Monday, September 18, 2006

Back From Sievers & Washington Island

Spent the weekend at Siever's on Washington Island at the tip of Door County. I took a weekend class with Kathy Sorenson and Judie Yamamoto on dyeing silk and embellishing with beads and embroidery. It was a real learning experience and very freeing! I was encouraged to just jump in and play with color and beads. Judie lives on Washington Island and demonstrates weaving at the Farm Museum on an antique loom she and her husband restored. Kathy runs a home-based company. Island Fibers produces commercial lines of dye-painted silk ribbons, threads, fabrics, and garments, which have been used by fiber artists around the world. I see her threads and silk ribbon for sale in good embroidery shops. The trip up was a little worrisome as I hadn't driven the van since Patrick had the accident with it on the Thursday before and so I wasn't absolutely assured the car would make it to Door County! Well, it drove just fine. (Patrick had a literal fender bender and my front bumper is torn off! Patrick is just fine...) I missed the ferry by two cars and so was half an hour late for class but everyone on the island know how the ferry works so I only missed introductions. I have met Kathy a couple of times before and knew she is very loose herself and wouldn't be mad about me being late.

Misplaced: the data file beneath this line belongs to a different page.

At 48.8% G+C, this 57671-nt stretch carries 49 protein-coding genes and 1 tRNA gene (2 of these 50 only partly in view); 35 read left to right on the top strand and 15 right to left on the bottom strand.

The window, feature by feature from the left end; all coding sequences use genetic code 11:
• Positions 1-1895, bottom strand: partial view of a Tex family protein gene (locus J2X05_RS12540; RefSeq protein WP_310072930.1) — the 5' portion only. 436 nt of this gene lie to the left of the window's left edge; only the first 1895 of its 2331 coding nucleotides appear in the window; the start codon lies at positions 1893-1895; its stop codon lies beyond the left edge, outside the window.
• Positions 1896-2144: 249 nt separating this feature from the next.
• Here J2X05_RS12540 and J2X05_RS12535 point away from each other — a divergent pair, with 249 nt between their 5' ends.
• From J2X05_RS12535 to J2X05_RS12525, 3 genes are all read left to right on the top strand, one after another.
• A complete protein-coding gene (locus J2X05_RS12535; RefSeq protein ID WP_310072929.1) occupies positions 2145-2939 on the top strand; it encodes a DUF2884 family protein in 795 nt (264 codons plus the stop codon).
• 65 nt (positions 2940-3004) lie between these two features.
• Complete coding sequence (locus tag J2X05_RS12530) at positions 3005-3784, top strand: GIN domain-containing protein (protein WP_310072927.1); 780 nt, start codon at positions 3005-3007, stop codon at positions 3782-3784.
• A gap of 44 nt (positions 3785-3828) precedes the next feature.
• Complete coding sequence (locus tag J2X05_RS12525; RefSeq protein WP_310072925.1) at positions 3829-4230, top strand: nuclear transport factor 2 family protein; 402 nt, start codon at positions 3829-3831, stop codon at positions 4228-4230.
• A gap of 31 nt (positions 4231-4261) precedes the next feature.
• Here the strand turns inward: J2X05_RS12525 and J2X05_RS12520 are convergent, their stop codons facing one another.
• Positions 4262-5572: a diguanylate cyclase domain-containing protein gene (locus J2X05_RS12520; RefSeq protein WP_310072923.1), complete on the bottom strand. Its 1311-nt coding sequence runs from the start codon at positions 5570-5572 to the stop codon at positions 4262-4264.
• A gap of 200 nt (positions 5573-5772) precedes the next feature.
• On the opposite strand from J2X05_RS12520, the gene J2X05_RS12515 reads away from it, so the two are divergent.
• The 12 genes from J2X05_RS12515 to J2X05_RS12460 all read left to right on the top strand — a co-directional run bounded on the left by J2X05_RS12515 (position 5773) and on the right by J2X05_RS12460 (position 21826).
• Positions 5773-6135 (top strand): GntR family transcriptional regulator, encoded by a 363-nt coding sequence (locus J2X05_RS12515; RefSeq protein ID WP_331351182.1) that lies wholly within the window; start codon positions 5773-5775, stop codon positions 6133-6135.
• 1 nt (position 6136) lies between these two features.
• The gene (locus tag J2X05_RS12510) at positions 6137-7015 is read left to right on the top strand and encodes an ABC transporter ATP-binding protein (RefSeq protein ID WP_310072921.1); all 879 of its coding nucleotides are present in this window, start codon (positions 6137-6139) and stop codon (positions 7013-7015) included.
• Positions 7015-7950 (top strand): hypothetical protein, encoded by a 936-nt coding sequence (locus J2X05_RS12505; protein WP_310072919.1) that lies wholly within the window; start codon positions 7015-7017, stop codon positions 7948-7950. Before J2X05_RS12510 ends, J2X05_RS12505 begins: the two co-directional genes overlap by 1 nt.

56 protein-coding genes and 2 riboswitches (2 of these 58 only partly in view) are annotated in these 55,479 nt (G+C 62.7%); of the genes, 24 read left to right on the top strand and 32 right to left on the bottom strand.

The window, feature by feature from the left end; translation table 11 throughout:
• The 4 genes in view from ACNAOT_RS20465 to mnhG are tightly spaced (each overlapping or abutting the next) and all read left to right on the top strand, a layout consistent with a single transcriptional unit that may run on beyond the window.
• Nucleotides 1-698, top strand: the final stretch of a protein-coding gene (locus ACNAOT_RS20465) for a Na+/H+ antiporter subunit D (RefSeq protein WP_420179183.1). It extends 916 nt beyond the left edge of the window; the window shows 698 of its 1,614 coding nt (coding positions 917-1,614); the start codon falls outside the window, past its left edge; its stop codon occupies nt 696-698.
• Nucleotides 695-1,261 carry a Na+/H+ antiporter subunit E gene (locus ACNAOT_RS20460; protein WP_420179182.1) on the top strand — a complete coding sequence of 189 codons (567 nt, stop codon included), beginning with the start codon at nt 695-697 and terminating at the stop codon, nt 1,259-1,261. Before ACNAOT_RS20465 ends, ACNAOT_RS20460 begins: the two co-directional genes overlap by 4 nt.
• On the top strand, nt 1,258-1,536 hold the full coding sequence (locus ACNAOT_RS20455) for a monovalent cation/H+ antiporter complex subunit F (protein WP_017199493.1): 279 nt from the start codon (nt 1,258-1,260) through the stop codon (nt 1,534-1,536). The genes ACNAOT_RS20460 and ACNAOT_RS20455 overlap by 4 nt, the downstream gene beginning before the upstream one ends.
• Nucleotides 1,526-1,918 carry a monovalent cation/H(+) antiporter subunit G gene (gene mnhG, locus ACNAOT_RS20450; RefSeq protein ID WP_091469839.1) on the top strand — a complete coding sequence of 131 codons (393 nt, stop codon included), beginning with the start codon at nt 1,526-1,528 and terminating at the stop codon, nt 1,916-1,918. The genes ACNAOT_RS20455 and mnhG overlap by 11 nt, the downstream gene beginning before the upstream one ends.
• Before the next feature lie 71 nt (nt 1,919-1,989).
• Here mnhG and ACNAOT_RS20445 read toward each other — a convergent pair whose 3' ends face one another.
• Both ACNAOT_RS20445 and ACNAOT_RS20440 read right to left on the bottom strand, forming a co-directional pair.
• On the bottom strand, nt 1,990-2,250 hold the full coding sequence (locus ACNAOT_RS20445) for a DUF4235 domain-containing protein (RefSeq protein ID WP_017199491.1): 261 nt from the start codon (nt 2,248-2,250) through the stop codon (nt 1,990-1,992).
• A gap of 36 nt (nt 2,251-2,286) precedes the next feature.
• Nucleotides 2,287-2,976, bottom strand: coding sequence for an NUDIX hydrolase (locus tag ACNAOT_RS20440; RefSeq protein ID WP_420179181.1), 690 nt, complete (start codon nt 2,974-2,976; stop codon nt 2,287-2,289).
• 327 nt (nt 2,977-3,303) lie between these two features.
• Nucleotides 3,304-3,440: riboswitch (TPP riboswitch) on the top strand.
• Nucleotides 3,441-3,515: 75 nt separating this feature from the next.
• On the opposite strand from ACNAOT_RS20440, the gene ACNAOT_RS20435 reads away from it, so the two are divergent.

Anyway we learned to use Dye na Flow silk paint. This paint from Jacquard is very thin, so thin, it's about the consistency of a dye. It's intended for silk painting, either the serti (resist) method using water-soluble resists, or for watercolor techniques. You can intermix it with other similar fabric paints on the same project since they are all heatset with an iron (like Setasilk or Marabu Silk). You can also use salt and other silk painting techniques used with dyes. Dry and iron each area for 3 minutes to make it washfast and drycleanable. It does not stiffen the fabric like thicker paints tend to do. It was really easy to handle and the only heat setting necessary was to let it dry, iron it dry and then wash it to remove the water soluble resist. We did scarves with a resist so that you could draw pictures or shapes and then really plan out a pretty elaborate picture if you like. We then did a completely free form scarf where we just scrumpled up a scarf and cleaned up our little dixie cups of paint with the scarf and you got what you got!
Really freeing and great results I thought!
Then we learned some basic beading technique to embellish the scarves. And this woman from Fish Creek who owns a bead store there was taking the class and she brought a portable shop full of beads to add to our mix! Wonderful fun!
Here are some pictures of what I did:

Well, that didn't work! Blogger seems to be reluctant to publish my photos today!
I will just publsih this and try the photos separately...
I will try again later,
You've achieved success in your field when you don't know whether
what you're doing is work or play.
-- Warren Beatty

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